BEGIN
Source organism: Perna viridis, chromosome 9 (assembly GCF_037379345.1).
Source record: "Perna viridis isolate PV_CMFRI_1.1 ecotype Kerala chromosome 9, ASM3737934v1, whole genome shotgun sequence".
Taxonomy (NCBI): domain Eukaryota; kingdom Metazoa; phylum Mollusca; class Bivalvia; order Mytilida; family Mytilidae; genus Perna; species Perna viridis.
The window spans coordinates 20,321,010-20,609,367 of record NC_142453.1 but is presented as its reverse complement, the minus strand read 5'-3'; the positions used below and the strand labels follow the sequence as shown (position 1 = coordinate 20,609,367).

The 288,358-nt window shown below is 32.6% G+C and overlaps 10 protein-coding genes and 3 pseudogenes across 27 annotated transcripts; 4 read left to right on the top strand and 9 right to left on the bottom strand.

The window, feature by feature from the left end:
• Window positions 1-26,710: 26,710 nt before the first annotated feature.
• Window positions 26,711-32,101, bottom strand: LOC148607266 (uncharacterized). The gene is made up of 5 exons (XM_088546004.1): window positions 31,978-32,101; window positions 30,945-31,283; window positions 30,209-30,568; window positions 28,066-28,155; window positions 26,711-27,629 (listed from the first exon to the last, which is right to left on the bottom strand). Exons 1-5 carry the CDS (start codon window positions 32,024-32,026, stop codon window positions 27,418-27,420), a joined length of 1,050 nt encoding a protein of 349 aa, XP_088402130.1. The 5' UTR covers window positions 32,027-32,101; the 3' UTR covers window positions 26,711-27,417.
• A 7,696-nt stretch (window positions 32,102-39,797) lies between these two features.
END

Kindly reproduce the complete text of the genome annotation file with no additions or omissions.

Source organism: Perna viridis, chromosome 9 (assembly GCF_037379345.1).
Source record: "Perna viridis isolate PV_CMFRI_1.1 ecotype Kerala chromosome 9, ASM3737934v1, whole genome shotgun sequence".
Taxonomy (NCBI): domain Eukaryota; kingdom Metazoa; phylum Mollusca; class Bivalvia; order Mytilida; family Mytilidae; genus Perna; species Perna viridis.
The window spans coordinates 20,321,010-20,609,367 of record NC_142453.1 but is presented as its reverse complement, the minus strand read 5'-3'; the positions used below and the strand labels follow the sequence as shown (position 1 = coordinate 20,609,367).

The 288,358-nt window shown below is 32.6% G+C and overlaps 10 protein-coding genes and 3 pseudogenes across 27 annotated transcripts; 4 read left to right on the top strand and 9 right to left on the bottom strand.

The window, feature by feature from the left end:
• Window positions 1-26,710: 26,710 nt before the first annotated feature.
• Window positions 26,711-32,101, bottom strand: LOC148607266 (uncharacterized). The gene is made up of 5 exons (XM_088546004.1): window positions 31,978-32,101; window positions 30,945-31,283; window positions 30,209-30,568; window positions 28,066-28,155; window positions 26,711-27,629 (listed from the first exon to the last, which is right to left on the bottom strand). Exons 1-5 carry the CDS (start codon window positions 32,024-32,026, stop codon window positions 27,418-27,420), a joined length of 1,050 nt encoding a protein of 349 aa, XP_088402130.1. The 5' UTR covers window positions 32,027-32,101; the 3' UTR covers window positions 26,711-27,417.
• A 7,696-nt stretch (window positions 32,102-39,797) lies between these two features.